Over 500 skilled jobs could be created at a bio business park being planned for York.
A partnership between York-based developer North Star, and contractor Simpson, along with the Biorenewable Development Company (BDC) is proposing the development on land next to the existing commercial park just off the A64, opposite the Highwayman café.
It has been named “York Vale Bio Business Park.”
The BDC is an open-access R&D biorefinery centre, and a subsidiary of the University of York, working between academia and industry to convert plants, microbes and biowastes into profitable biorenewable products.
It already operates a bio park in Dunnington, which is owned by Simpson. This is now fully occupied, with a waiting list of companies wishing to take space.
The new business park is intended to provide flexible space for new firms and successful companies to grow into, within this expanding sector.
It will complement the Local Enterprise Partnership’s ambitions for York and North Yorkshire to be the UK’s first Carbon negative region and the BioYorkshire initiative, a collaboration between the University of York, Fera Science and Askham Bryan College to build the region’s bioeconomy sector.
The masterplan, for around 300,000 sq ft of space, could also feature cutting-edge sustainable technology as well as an electric charging hub and a nature reserve for both people working at the park and residents to enjoy.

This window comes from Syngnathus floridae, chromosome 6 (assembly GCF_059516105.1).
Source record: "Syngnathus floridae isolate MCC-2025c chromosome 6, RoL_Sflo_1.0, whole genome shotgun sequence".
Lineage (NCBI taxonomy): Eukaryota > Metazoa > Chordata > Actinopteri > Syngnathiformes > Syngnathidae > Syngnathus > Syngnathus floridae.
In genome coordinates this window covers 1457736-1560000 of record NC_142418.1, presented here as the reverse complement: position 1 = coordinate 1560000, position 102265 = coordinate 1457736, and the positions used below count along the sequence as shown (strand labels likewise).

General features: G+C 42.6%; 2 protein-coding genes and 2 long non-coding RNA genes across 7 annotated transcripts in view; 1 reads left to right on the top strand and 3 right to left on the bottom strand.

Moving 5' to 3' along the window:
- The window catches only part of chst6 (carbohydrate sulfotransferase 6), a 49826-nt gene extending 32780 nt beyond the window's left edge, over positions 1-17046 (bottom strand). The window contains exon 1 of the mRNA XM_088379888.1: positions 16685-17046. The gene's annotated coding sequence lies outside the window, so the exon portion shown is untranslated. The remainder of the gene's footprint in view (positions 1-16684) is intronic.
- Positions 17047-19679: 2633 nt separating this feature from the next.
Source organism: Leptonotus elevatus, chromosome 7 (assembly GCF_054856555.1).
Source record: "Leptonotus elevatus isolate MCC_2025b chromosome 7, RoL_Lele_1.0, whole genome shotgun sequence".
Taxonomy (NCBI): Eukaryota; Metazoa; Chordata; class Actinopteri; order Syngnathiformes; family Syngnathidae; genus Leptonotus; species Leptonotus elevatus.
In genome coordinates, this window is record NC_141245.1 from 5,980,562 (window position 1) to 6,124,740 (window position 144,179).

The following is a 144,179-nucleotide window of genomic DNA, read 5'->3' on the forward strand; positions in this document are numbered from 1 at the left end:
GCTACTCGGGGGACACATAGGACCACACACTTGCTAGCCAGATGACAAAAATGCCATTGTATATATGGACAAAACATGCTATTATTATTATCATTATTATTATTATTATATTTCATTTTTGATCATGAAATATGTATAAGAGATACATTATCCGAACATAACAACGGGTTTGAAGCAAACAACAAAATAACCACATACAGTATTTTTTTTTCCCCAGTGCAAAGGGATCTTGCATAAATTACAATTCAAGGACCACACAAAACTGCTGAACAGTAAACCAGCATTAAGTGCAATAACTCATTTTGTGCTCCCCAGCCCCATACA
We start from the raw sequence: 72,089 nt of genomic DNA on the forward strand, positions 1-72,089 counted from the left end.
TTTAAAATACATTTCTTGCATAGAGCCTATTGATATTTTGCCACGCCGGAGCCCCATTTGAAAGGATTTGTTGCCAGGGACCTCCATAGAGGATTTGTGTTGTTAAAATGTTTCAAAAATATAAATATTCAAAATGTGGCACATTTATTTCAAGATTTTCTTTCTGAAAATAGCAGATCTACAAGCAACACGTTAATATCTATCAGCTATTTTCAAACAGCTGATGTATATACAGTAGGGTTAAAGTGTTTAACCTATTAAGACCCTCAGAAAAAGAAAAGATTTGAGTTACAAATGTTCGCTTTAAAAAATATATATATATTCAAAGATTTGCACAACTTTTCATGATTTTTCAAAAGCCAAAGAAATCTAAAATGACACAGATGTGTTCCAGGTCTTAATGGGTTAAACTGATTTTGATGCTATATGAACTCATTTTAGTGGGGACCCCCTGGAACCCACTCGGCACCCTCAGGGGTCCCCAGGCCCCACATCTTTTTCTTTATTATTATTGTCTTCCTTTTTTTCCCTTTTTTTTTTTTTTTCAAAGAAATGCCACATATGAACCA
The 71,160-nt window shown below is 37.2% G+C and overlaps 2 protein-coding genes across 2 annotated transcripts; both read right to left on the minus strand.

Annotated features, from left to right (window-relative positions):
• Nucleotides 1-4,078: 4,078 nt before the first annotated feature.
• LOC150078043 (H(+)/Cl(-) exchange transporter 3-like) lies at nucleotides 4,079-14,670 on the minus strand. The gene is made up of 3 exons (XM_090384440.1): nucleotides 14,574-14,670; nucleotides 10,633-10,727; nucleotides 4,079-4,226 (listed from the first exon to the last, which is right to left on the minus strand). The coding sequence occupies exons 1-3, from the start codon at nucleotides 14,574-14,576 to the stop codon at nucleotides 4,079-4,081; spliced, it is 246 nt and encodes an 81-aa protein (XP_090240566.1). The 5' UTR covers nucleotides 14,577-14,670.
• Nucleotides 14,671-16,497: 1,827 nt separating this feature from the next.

A key element of the plans is also a roundabout to serve the new and existing businesses which will improve road safety at this accident black spot.
There are already around 40 businesses at the current business park and these plans would see the existing buildings upgraded and made more sustainable.
A spokesman for the partnership involved in delivering the plans said: “This is an opportunity to help make York and North Yorkshire cement its place as an exemplar region in the bioeconomy sector.
“If we don’t create more space then businesses will be lost to other parts of the UK, which we know is already happening.
“The excellent existing facilities at the BDC in Dunnington and the FERA campus at Sand Hutton are both oversubscribed and so there is a desperate need for more flexible, specialist space for growing and new businesses to flourish.
“We do not believe that there is anywhere else in York that could accommodate this space, especially in such a strategic location, ideally situated between the existing BDC facilities and the FERA Campus.”
A planning application is expected to be submitted to City of York Council in the coming months and work could start next year, if approval is granted.